Engineer Harold Jones' Cardiff graduation 66 years late
An 85-year-old man has finally collected his degree, 66 years after World War II forced him to miss his graduation.
Harold Jones was sent to complete Royal Navy training in 1945 and never picked up his Cardiff University award.
Now a grandfather of eight, he returned on Monday to graduate formally with students more than 60 years his junior.
"It's exciting even after all these years to finally get my degree," said Brecon-born Mr Jones.
"It's a big thrill - I'm probably the oldest by 40 or 50 years but that is relatively unimportant. It's just nice to be here back in Cardiff."
Despite missing graduation Mr Jones, who now lives in Madrid, went on to a successful engineering career, working in his native Wales - in Pembroke - as well as the Middle East, London, the Netherlands and South Africa.
He started his studies in the city in 1942 when he was a student at Howard Gardens Sixth Form, and his mother then enrolled him on a mechanical engineering course.
"We never really discussed it," he said.
"Some people did it to avoid getting called up, so that might have been my mother's motivation.
"People on the course had an added incentive to make sure they passed their exams, because if you didn't you were handed a rifle and told, 'Right, go and get some Germans'.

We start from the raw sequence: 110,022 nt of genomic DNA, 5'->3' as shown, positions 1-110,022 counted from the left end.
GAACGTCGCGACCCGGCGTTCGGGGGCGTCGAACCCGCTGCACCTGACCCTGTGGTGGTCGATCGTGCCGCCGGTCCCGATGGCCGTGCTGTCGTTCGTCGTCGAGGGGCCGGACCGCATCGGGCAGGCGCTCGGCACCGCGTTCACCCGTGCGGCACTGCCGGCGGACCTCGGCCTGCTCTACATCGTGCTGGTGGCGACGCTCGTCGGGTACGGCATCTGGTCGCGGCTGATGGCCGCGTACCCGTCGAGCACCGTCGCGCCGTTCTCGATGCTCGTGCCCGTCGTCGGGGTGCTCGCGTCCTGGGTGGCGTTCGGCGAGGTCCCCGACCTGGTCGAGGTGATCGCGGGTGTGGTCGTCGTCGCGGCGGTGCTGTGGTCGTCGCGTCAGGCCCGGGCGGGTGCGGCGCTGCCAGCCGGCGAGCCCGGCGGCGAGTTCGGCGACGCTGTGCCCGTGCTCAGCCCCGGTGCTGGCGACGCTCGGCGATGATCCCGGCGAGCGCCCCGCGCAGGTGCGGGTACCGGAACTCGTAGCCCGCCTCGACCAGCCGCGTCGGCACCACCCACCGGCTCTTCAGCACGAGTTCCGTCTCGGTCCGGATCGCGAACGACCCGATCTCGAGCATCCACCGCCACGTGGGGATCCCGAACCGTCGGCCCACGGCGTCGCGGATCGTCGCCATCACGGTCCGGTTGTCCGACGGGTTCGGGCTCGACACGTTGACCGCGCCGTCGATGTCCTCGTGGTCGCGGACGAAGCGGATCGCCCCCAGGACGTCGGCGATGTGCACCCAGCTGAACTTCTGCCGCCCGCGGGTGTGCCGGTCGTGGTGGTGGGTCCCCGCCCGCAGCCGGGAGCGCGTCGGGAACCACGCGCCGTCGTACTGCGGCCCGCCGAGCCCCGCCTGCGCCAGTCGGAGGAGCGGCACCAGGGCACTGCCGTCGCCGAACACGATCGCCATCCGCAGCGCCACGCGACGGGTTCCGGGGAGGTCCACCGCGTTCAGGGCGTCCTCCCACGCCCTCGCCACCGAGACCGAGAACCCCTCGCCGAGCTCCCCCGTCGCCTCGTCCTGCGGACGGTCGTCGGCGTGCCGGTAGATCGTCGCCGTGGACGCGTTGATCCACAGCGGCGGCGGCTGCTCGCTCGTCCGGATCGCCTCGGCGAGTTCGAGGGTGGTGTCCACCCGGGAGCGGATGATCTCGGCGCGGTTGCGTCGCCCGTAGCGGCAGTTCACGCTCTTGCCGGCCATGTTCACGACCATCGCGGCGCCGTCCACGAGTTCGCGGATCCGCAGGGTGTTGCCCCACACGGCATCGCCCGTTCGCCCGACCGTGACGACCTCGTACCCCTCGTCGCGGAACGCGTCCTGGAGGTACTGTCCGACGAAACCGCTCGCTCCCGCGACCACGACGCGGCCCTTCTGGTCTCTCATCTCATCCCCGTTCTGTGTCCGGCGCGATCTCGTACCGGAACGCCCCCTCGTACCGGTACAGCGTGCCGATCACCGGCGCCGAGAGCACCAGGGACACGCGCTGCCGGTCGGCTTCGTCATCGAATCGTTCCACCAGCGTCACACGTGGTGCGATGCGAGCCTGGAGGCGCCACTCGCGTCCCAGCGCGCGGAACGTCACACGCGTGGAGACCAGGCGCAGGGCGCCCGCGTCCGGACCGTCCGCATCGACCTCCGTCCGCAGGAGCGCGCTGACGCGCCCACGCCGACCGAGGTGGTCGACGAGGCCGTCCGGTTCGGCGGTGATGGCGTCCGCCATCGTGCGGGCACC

"There were originally 15 people on the course to begin with but only five finished their studies.
"But I never felt any pressure. There's probably more pressure on students nowadays, because you are not guaranteed a job when you come out of university."
Home Guard duties
While at university Mr Jones completed weekly fire-watching and Home Guard duties, which saw him staffing a radar plotting station to track incoming German bombers.
"We had the fire watch at night occasionally. I was also in the Home Guard manning a radar station plotting German bombers coming over," he told BBC Wales.
"If they went over the south coast and stayed around Southampton we were happy, but if they starting coming our way we had to get the rocket launchers ready.
"In 1950 I did get a letter from the university signed by the registrar saying I had passed the exams, otherwise I would be unsure whether I had passed or not. But no-one's ever questioned it."
Mr Jones also helped the war effort by making nuts and bolts for aircraft at a factory in Treforest, near Pontypridd.
Mr Jones described being in Cardiff during the war - which saw more than 500 people killed during air raids by the Luftwaffe - as pretty surreal.
"On one occasion a landmine cord was found in our garden," he said.
"Though despite the bombs and the chaos everybody took it in their stride. You just got on with things - you just had to."
In 1944, with a year of his studies remaining, Mr Jones travelled to London with three friends and was accepted to join the Royal Navy's Fleet Air Arm as a midshipman.
He reported for training in 1945 just as hostilities were coming to an end in the war.